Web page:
The Sunday Morning Chillax: Short Videos with Big Stoke

The Art and Beauty of Handmade Globes in the Age of Google Earth

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Peter Bellerby - The Globemaker from Cabnine on Vimeo.

Just last week my six-year-old daughter asked to play on my wife's iPad in the final moments before bedtime. "Sure," I told her, "but just for ten minutes. What do you want to play, anyway?"

She thought for a second, shifted her eyes around the room and considered her choices. "I want to play Google Earth." You know as well as I do that it's not a game. Nevertheless, when she gets to use the iPad, she has a handful of games she could play but more often than not she wants to soar around the world looking at things through the window of Google Earth. Like Rome. The South Pole. Her school. Grandma's house. She blows me away with this stuff because she can get so engrossed for so long. I sat down with her on the couch and we went to Hoover Dam, Eiffel Tower, Acropolis. To her it's magic—and it ought to be more magical to me as well. I went to bed that night wondering about my little kids and the places we've taken them and how we've revisited them on Google Earth long after the fact, and that they can ask me at any time to show them, for example, where we've camped on the beaches in Baja.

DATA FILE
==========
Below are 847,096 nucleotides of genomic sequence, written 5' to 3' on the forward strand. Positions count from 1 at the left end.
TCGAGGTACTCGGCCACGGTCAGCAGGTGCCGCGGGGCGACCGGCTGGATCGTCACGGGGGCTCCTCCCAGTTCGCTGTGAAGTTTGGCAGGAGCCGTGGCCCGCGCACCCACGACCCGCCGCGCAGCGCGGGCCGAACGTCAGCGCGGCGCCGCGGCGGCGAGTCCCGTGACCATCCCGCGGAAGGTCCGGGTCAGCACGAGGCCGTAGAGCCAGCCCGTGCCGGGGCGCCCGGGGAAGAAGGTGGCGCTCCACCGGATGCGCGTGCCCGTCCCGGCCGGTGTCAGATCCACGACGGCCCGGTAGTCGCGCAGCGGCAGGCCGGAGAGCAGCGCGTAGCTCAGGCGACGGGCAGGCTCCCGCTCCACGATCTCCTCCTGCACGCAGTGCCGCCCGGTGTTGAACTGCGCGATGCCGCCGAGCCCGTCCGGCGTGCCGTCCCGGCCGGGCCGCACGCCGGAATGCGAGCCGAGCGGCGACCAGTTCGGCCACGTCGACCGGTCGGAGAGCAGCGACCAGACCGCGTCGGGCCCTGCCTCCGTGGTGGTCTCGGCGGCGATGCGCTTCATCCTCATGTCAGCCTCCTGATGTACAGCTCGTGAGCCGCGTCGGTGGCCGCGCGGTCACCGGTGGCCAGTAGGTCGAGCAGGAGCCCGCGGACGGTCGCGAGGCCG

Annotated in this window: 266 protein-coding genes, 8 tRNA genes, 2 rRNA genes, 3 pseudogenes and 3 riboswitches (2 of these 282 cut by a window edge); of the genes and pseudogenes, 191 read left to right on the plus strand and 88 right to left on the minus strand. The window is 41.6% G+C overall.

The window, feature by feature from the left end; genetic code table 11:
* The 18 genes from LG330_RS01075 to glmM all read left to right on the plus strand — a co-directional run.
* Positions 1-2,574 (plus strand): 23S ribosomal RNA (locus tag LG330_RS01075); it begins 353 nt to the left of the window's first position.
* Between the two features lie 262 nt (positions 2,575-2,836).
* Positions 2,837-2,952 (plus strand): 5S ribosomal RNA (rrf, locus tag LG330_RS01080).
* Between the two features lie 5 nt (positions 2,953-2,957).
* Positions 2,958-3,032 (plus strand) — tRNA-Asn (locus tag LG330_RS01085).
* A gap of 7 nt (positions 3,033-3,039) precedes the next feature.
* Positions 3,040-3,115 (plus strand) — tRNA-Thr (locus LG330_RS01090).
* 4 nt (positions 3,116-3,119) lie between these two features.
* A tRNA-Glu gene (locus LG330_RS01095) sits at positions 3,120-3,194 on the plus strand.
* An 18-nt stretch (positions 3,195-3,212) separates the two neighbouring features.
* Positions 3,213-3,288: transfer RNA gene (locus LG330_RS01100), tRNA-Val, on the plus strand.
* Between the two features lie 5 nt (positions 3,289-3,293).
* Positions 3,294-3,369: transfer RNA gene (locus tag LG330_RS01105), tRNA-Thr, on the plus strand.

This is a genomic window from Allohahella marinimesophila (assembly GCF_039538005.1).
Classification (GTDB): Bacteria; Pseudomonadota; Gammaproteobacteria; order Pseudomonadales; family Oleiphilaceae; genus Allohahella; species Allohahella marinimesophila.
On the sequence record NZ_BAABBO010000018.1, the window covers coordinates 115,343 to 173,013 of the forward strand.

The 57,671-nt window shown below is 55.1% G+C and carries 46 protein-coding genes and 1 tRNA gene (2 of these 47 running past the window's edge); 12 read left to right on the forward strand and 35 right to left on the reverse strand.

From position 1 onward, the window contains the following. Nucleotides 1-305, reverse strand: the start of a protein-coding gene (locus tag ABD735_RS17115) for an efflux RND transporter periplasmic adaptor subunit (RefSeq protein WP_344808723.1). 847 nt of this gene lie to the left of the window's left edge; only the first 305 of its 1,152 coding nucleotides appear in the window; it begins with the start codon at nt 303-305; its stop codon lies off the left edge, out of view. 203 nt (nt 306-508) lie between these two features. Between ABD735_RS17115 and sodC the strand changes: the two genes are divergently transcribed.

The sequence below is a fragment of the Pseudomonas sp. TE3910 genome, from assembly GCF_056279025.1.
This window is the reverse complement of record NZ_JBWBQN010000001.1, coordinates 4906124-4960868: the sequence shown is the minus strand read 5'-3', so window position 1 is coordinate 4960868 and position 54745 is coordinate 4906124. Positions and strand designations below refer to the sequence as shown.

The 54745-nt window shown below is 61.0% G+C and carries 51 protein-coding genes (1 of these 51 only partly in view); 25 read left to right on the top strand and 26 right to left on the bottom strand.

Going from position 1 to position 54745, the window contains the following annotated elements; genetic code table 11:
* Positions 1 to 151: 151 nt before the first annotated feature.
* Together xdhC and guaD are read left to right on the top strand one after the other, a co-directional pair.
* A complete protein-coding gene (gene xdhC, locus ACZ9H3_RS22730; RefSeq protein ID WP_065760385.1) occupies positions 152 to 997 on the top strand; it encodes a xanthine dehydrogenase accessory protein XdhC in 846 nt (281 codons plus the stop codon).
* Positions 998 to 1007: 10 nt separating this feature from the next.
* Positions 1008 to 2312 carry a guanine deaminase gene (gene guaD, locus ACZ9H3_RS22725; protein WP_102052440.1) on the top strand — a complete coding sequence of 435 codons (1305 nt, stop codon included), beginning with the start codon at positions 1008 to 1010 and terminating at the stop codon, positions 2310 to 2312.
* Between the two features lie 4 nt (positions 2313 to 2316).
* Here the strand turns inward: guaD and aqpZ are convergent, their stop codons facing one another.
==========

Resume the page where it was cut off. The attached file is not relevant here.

But maps are magic—aren't they, the way they'll make you wonder? Oh there's an argument out there somewhere, I'm sure, that says thanks to the high accessiblity to any place on earth through the thrill of our computer screens and phones dulls our awareness, imaginations and our drive to go out there and go find something for ourselves. But let's not get too carried away. The story in this short and wonderfully shot video is about a globemaker; one who makes them by hand. It's a fascinating and intricate process that Peter Bellerby, founder of the company, describes as "fraught with different issues because you're multiplying every error by pi." If nothing else, it's enchanting to see such an antiquated, pervasive gadget live on as a subject of art. Or the artform itself.

Yet, I see this as a collision of two themes that are dying away and undergoing resurgence some ways. Those are 1). Making discoveries for yourself and 2). making things with your hands. Watch this short and see if it spikes your imagination.

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The Sunday Morning Chillax is here while you're enjoying a cup of coffee in the quiet morning as your kids, hopefully, sleep in. No need to read, this is always a video; something to give you happy thoughts about mountains, fresh air, stoke, fun, or being outside. Enjoy. Relax. And, um, not guaranteed to be weekly — hey, you get what you pay for, but it's a dang good bargain.

 

P.S. The irony here is that I'm writing this late at night and my daughter just now ran into the room, fuzzy headed and half asleep in her candy-themed pajamas looking for the bathroom. She tried the trash can. I said, "You need help?" She said no. She can find Hoover Dam but she can't find the bathroom.

 

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